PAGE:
In topping the Celtics 101-95 at the Garden in their final home preseason game, the Knicks improved to 4-0 and coach Derek Fisher is hopeful that has meaning.
With expectations of the Knicks being mediocre at best, the club looks to be deeper and more efficient than anticipated.
“It depends on what kind of story you want to write,’’ Fisher said. “You can say it means something and these guys are doing great. Or it’s preseason and doesn’t mean anything. For me personally, I’m in the middle. I think the preseason is preparation for the season. That’s what the ‘pre’ stands for. And you have to prepare to win.
“Guys are doing that. That doesn’t always translate when we open up in Milwaukee (Oct. 28). But in getting the idea there’s a certain way to play the game that leads to winning, that’s good to put in guys’ minds. Hopefully it does carry over.’’
Here’s ESPN New York reporting on the Knicks’ prize rookie, who is racking up all sorts of injuries before his first regular season game gets played:
New York Knicks rookie Kristaps Porzingis missed Monday’s game due to a strained left upper quad.
It’s the third non-contact injury for Porzingis in the past four months. Coach Derek Fisher said the Knicks’ training staff might consider changes to the rookie’s workout regimen to try to prevent future injury. “There’s definitely something that we need to try and figure out [to] make sure to try and help him limit the injuries and the setbacks,” Fisher said. “It’s for him, it’s for us, it’s for our medical team. We’ll figure it out.”
The Knicks are optimistic Porzingis will play in their next preseason game Friday.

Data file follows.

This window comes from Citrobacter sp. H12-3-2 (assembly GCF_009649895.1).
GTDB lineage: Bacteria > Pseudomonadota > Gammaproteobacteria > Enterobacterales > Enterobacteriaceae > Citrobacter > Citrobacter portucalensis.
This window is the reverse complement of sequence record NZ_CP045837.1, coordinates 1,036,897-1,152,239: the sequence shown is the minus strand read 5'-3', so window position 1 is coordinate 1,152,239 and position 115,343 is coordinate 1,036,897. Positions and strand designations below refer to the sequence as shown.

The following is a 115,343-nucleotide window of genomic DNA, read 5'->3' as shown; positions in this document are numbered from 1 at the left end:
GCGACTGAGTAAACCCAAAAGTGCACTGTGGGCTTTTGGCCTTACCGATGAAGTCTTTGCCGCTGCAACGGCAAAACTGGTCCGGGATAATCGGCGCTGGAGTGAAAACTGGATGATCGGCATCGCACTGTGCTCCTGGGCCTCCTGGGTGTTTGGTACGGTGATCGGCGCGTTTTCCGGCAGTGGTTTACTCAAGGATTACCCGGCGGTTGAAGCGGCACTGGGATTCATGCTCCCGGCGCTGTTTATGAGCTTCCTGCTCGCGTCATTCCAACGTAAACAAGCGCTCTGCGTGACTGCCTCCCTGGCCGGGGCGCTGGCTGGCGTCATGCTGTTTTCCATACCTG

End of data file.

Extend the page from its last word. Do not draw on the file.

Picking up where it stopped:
Here’s the New York Post reporting on Knicks star forward Carmelo Anthony taking a positive-minded trip to a place kids should be sure to avoid:
Carmelo Anthony’s preparation for training camp was a little different this year. Instead of taking some time for himself, he got ready for the grind ahead by going to jail.
No, he didn’t get into trouble. The Knicks star forward spent his free time visiting Rikers Island and meeting with a group of inmates with the sole intention to motivate the troubled young men.
“It was a lot of encouragement,” Anthony said, speaking about the visit for the first time following Sunday’s practice at the MSG Training Center. “A lot of the kids that’s in there, they still have a chance to come home in the next couple of years, and they’re still dealing with a court case or trial, so there’s some upside to that. They still have a life ahead of them.”
Health is the most important thing for all of us. You. Me. And professional basketball players, too. Here’s ESPN New York reporting on the Knicks and star forward Carmelo Anthony:
After undergoing knee surgery in late February, Carmelo Anthony didn’t shoot a basketball for nearly five months.
He seems to be making up for lost time over the past few days.
Anthony has made 18 of his first 25 shots of the preseason, including 10 of 15 on Friday night against the Washington Wizards.
What’s behind the hot start?
“The most important thing is being healthy,” Anthony said late Friday night. “When you’re healthy, everything kind of falls into place mentally. There’s a lot of clarity for me at this moment where I can just play ball and not worry about [a] tick-tack injury or having surgery or things like that — and I can just help my team.”
Here’s the New York Daily News reporting on a key young Knick who will hopefully emerge as a serious building block for the future:
The Knicks other rookie acquitted himself well in his first preseason action Wednesday, but a much bigger test awaits Jerian Grant Friday night in Washington.